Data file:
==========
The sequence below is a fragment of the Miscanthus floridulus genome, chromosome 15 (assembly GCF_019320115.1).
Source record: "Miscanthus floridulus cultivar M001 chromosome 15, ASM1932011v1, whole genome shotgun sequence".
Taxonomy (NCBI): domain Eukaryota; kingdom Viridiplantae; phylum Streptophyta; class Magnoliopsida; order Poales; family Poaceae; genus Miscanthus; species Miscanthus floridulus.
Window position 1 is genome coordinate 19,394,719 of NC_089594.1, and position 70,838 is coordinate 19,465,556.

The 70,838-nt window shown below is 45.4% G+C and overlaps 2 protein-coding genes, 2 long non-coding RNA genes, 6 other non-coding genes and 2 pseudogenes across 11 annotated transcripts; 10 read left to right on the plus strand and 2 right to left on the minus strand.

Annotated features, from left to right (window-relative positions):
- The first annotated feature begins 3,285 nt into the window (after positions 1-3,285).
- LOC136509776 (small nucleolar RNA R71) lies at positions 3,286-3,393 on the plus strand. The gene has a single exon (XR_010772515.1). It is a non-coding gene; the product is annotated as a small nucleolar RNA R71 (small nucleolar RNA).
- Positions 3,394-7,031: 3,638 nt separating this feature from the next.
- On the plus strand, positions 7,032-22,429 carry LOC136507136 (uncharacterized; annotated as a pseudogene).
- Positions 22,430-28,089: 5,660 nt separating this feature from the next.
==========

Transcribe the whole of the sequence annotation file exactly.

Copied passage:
The sequence below is a fragment of the Miscanthus floridulus genome, chromosome 15 (assembly GCF_019320115.1).
Source record: "Miscanthus floridulus cultivar M001 chromosome 15, ASM1932011v1, whole genome shotgun sequence".
Taxonomy (NCBI): domain Eukaryota; kingdom Viridiplantae; phylum Streptophyta; class Magnoliopsida; order Poales; family Poaceae; genus Miscanthus; species Miscanthus floridulus.
Window position 1 is genome coordinate 19,394,719 of NC_089594.1, and position 70,838 is coordinate 19,465,556.

The 70,838-nt window shown below is 45.4% G+C and overlaps 2 protein-coding genes, 2 long non-coding RNA genes, 6 other non-coding genes and 2 pseudogenes across 11 annotated transcripts; 10 read left to right on the plus strand and 2 right to left on the minus strand.

Annotated features, from left to right (window-relative positions):
- The first annotated feature begins 3,285 nt into the window (after positions 1-3,285).
- LOC136509776 (small nucleolar RNA R71) lies at positions 3,286-3,393 on the plus strand. The gene has a single exon (XR_010772515.1). It is a non-coding gene; the product is annotated as a small nucleolar RNA R71 (small nucleolar RNA).
- Positions 3,394-7,031: 3,638 nt separating this feature from the next.
- On the plus strand, positions 7,032-22,429 carry LOC136507136 (uncharacterized; annotated as a pseudogene).
- Positions 22,430-28,089: 5,660 nt separating this feature from the next.